Fortunately, a growing set of behavioral strategies has emerged over the last several years that policy makers can leverage to help children like Mabel pursue the best education available to them. Mayors in every city should consider how they can do the following:
Simplify school information. An increasing number of towns and cities have some degree of school choice available to students and families. But information about available schools is often presented in thick, text-heavy booklets or through poorly-publicized websites. Several studies show that simplifying information about school choice and using visual cues, like star systems, to differentiate school quality can lead to families sending their children to better schools where they are more likely to be successful.
Ease entry into educational programs. In a similar vein, families often have to complete cumbersome applications to take advantage of educational resources or opportunities. Families also often have to pay upfront (and often unanticipated) fees to participate in programs, like taking a college entrance exam or attending college orientation,, and may not be aware that fee waivers are available. Policies that simplify or eliminate applications and fees can substantially increase program access. For example, in Maine, Illinois, and other states, students no longer have to independently register for the SAT or ACT, or pay a fee to take the exam; the tests are now mandatory for all students. These policies have substantially increased test taking and improved college-going rates.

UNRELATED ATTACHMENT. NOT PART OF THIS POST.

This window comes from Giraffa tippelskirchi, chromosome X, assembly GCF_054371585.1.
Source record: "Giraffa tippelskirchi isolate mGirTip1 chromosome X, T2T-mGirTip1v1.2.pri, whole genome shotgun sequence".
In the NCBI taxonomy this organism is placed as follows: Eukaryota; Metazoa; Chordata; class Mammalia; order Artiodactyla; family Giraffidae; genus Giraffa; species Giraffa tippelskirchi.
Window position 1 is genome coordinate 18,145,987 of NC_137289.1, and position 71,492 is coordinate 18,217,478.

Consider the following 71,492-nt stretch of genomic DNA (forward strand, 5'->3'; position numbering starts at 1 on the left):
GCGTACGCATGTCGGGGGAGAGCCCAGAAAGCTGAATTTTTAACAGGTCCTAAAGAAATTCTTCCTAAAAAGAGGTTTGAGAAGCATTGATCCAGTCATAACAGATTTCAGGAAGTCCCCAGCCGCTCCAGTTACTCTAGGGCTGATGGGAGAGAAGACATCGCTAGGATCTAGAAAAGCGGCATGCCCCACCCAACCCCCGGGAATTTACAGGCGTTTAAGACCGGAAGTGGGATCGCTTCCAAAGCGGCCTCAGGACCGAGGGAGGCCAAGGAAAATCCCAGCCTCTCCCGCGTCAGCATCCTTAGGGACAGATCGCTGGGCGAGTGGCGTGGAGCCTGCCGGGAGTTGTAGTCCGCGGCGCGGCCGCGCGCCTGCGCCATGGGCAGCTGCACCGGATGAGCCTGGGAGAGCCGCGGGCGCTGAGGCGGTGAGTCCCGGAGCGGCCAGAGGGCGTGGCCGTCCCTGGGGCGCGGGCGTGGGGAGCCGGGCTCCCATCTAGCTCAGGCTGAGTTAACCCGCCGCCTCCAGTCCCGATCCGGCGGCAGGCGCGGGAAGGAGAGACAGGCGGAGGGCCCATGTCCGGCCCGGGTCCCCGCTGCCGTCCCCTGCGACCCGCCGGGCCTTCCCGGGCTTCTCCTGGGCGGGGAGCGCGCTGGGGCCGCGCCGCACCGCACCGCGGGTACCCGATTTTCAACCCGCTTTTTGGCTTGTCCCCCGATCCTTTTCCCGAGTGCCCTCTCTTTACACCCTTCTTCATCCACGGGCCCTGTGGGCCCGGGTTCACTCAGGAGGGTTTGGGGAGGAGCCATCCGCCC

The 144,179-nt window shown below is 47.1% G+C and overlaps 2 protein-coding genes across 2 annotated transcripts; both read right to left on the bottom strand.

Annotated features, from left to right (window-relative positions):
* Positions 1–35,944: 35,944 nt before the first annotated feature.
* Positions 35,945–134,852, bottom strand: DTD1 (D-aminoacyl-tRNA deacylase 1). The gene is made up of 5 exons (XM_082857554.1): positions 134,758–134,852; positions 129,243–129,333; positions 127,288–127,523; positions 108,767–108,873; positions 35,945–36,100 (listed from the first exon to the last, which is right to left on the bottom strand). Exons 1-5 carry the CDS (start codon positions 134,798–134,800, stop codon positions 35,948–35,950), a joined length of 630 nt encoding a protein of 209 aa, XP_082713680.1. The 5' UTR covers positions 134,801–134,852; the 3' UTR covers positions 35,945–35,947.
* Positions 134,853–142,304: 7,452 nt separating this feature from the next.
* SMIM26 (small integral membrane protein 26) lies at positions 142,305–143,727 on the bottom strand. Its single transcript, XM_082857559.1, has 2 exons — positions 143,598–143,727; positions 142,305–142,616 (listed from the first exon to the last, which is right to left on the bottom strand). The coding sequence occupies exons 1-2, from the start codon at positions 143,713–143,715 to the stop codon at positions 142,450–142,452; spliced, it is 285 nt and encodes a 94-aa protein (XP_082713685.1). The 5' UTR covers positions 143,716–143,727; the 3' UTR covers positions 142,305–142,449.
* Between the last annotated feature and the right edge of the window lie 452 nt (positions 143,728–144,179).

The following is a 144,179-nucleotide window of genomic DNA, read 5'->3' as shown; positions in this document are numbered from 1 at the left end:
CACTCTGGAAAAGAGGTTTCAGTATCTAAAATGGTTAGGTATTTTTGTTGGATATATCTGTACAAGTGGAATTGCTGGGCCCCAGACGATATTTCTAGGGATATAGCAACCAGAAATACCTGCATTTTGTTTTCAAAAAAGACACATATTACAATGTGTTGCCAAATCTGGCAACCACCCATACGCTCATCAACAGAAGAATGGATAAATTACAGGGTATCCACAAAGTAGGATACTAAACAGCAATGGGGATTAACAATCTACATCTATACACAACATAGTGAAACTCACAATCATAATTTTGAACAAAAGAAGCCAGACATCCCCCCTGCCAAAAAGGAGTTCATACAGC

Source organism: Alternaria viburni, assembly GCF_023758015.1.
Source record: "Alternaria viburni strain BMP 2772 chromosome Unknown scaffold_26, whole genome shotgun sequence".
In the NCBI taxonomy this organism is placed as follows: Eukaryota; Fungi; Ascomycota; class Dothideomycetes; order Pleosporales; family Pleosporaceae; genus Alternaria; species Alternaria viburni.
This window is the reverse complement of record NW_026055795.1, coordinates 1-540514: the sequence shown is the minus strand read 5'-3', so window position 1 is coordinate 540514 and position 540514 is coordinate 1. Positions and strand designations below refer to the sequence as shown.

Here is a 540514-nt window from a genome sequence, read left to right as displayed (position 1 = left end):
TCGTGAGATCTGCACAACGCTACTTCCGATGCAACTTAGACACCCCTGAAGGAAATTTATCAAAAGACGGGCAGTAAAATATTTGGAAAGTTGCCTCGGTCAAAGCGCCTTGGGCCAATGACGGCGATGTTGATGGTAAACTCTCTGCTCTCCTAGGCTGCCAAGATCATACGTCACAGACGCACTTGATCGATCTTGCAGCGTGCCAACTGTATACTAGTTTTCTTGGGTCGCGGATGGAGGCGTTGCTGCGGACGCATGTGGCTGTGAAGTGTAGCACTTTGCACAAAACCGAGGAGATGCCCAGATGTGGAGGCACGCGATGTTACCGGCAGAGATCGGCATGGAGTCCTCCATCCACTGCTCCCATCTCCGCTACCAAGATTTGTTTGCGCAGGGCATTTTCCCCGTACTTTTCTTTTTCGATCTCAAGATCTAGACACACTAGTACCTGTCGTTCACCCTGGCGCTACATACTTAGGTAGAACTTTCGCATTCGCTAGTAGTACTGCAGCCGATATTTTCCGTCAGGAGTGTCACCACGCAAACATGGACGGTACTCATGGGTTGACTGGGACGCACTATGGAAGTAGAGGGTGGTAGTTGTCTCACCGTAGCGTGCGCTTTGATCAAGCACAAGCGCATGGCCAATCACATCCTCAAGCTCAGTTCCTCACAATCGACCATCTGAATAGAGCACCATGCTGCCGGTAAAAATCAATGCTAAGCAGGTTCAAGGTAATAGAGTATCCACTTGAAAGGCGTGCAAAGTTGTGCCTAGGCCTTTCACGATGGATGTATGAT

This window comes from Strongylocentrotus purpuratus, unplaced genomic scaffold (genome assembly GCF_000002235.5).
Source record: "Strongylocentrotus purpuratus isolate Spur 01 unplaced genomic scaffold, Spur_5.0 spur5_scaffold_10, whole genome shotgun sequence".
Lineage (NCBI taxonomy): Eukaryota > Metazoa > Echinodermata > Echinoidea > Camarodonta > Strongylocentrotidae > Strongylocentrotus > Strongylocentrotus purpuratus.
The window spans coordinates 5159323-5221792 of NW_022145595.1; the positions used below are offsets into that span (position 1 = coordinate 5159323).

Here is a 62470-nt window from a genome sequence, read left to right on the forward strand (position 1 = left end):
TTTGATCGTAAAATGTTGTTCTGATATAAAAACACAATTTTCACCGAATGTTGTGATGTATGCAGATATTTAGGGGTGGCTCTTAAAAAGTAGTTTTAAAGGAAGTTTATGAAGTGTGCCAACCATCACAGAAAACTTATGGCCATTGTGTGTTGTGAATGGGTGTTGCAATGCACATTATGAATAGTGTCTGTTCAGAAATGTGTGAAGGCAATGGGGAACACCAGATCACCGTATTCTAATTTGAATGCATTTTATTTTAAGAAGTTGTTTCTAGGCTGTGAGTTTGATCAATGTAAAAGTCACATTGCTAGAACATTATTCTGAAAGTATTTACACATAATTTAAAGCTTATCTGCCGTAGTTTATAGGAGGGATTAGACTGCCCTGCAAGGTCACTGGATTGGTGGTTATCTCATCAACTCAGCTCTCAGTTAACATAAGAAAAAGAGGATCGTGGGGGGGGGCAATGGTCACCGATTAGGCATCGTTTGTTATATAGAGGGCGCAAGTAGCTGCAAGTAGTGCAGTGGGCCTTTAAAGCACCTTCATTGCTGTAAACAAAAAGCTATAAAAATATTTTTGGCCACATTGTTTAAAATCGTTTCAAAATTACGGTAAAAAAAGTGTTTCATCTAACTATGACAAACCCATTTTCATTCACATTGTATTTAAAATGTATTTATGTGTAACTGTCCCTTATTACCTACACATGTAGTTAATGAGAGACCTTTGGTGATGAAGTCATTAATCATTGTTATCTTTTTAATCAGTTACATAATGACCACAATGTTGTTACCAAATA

Prompt students and families to make active choices. We all have the tendency to put off onerous tasks, like applying for financial aid, in favor of more immediate (and sometimes more pleasurable) pursuits. And the more we juggle in our daily lives, the less attention we have to devote to important decisions, like finding enriching summer opportunities for our children. As a result, however, we can miss important deadlines or opportunities that would have been available to us if we acted more quickly. A variety of studies have relied on communications strategies that effectively reach students and families, like text messaging, to prompt them to follow-through on important actions. In one study, a Columbia University researcher sent parents personalized information about assignments their child had not yet completed. In another study, researchers sent high school graduates text messages about tasks they had to complete in order to successfully matriculate at their intended college or university. In both cases, students experienced improved educational outcomes as a result of these nudges.
Attend to the social context of decision making. To paraphrase John Donne, no person is an island. Students’ academic performance can be affected by the social context around them. They may be worried about confirming a societal stereotype about a group with which they identify, or may question whether students “like them” belong at educational institutions they perceive to be the domain of students from different backgrounds. Interventions that address these anxieties—for instance, by encouraging students to reflect on their values as an individual, or by sharing narratives of older students who have successfully navigated transitions to new educational environments—can boost students’ resilience and lead to sustained gains in academic achievement.